Directed by John Francis Daley & Jonathan M. Goldstein
One month ago, this blog published a review declaring “Ted 2” the “funniest movie of 2015.” In light of the recently released comedy “Vacation,” I would like to formally apologize to my readers for an unfortunate error in judgment.
Over thirty years ago, the dysfunctional Griswold family (led by Chevy Chase’s Clark) took an unforgettable cross-country trip to Walley World in their green station wagon. Now, little Rusty (Ed Helms) is all grown up, and his family is in a rut. His marriage to his wife Debbie (Christina Applegate) is fizzling, and their two sons (Skyler Gisondo and Steele Stebbins) don’t get along. So Rusty does the only logical thing—he hits the road and takes his family on the same vacation his family took.
“Vacation” starts off slowly, leading me to fear that it wouldn’t live up to the hype created after decades of waiting for another Griswold movie. But when it picks up, it really starts rolling. Ed Helms proved himself as an undeniably effective second-string in the “Hangover” movies, getting huge laughs while Bradley Cooper and Zach Galifianakis took bigger roles. In “Cedar Rapids,” Helms showed promise in the lead. But in “Vacation,” Helms proves himself as a solid leading man, one of today’s best comic actors. The “Anchorman” franchise showed us Christina Applegate’s ability to draw big laughs, even when you don’t expect it. She seems innocent enough…until she’s not. She’s an underrated asset. But it’s the kids who bring the biggest laughs this time. In last year’s “Night at the Museum: Secret of the Tomb,” we were introduced to Skyler Gisondo, who blew me away with his dopey style of comedy. It’s not just what he says, but also how he says it, that holds the real humor. He’s reminiscent of the original “Vacation” lead, Chevy Chase, who also has a small role in this one. He brings that brand of physical humor to his minor part. It’s one of a few nice homages to the past.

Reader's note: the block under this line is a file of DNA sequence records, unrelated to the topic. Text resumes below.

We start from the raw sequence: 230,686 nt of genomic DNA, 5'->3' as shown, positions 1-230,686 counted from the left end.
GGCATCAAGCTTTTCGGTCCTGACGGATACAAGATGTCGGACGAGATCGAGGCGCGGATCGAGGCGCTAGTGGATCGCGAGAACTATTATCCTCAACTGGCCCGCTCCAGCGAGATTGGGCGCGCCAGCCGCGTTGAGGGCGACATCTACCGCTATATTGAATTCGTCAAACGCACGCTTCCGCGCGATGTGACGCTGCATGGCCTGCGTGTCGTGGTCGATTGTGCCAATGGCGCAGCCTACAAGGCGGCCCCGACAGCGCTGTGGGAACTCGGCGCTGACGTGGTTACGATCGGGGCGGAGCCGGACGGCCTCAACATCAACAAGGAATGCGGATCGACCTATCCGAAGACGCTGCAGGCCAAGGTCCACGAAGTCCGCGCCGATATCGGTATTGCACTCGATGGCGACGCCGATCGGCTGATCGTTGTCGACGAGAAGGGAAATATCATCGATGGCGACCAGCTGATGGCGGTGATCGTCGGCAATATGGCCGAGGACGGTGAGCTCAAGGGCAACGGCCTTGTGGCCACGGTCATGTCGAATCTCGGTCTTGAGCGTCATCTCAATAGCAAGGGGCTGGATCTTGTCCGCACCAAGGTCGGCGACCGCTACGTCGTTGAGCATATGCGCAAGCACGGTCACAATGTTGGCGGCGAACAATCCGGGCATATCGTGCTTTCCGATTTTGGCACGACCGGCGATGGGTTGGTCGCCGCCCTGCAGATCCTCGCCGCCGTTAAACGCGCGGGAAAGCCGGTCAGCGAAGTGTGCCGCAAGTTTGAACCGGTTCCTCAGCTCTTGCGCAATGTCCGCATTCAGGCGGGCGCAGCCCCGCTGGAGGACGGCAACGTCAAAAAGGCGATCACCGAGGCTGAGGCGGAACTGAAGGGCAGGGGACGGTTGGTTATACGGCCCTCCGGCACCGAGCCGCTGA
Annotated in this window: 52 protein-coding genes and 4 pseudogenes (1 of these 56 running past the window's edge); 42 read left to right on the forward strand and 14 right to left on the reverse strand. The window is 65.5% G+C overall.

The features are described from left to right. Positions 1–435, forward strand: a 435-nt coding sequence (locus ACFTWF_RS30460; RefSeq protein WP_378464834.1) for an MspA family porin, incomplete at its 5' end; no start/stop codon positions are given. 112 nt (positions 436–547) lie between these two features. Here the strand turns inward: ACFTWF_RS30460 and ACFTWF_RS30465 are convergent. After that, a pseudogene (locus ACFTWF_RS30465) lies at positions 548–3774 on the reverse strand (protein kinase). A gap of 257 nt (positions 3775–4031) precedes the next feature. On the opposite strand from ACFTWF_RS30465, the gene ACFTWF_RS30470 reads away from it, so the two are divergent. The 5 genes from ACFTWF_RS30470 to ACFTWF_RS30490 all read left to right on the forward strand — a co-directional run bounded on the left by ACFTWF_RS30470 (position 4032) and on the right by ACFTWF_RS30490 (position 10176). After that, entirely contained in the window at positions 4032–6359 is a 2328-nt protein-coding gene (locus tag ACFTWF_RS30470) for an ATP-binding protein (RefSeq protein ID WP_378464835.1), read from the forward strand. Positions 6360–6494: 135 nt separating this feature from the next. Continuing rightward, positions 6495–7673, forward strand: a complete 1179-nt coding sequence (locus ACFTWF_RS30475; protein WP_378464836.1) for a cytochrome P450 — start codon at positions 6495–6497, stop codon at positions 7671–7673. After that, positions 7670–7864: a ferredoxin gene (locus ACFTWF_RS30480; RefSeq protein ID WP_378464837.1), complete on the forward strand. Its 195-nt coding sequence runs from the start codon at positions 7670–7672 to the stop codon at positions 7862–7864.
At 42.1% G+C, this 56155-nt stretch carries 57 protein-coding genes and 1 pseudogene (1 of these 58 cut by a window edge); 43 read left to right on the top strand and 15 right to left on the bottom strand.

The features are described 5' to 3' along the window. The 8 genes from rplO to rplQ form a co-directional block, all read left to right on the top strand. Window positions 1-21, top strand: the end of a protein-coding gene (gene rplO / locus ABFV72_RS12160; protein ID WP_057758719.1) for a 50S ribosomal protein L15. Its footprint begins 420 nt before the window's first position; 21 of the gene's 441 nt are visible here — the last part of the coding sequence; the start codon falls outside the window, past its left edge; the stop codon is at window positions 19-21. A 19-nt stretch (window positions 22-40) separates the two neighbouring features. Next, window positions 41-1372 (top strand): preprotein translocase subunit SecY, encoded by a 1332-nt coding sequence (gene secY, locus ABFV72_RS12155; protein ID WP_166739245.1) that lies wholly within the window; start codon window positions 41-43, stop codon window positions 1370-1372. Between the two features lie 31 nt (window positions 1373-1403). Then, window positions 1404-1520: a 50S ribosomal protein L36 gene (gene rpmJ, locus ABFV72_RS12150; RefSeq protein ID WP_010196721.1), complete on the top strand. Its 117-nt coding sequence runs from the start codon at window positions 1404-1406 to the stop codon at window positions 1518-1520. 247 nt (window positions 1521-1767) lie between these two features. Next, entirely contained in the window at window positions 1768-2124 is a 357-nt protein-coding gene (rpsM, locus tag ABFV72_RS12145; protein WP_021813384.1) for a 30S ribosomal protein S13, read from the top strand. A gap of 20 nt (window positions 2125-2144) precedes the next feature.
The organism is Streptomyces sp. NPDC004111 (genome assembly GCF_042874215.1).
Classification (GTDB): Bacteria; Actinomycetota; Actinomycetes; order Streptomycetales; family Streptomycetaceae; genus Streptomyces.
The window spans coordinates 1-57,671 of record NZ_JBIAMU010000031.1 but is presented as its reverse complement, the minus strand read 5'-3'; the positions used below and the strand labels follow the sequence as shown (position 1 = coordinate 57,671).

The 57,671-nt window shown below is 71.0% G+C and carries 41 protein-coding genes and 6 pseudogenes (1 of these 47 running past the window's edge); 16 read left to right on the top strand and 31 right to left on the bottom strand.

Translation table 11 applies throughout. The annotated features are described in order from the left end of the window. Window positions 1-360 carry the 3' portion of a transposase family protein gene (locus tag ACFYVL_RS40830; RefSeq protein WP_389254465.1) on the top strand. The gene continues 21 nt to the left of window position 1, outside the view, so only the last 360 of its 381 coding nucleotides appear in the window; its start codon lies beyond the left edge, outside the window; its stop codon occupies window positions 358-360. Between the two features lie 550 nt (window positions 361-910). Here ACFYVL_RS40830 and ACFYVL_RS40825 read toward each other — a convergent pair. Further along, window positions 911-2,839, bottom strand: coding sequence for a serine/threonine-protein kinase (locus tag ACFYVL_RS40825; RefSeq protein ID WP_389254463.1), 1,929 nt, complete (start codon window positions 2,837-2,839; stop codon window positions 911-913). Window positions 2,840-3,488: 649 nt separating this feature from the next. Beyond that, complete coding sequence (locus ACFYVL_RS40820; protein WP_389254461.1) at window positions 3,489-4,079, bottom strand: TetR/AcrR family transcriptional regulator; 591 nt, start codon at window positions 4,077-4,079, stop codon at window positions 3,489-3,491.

“Vacation” tips its hat to the 1983 comedy sensation while very clearly setting itself apart. It’s a composite of that and every other great road trip comedy since then. It’s not wholly original, as many of these specific types of comedies aren’t. That said, you have never seen a road trip comedy quite like this. It’s a consistent funny—the kind that makes your cheeks hurt afterward. The laughs are frequent but never raucous. “Vacation” doesn’t hit you with huge, knee-slap jokes, but tons of situation humor. I would call it the funniest movie of the year so far, though I’d need to see it again to make sure it really is better than “Ted 2.” Regardless, you owe it to yourself to hit the holiday road this weekend and watch the hilarious resurrection of a classic.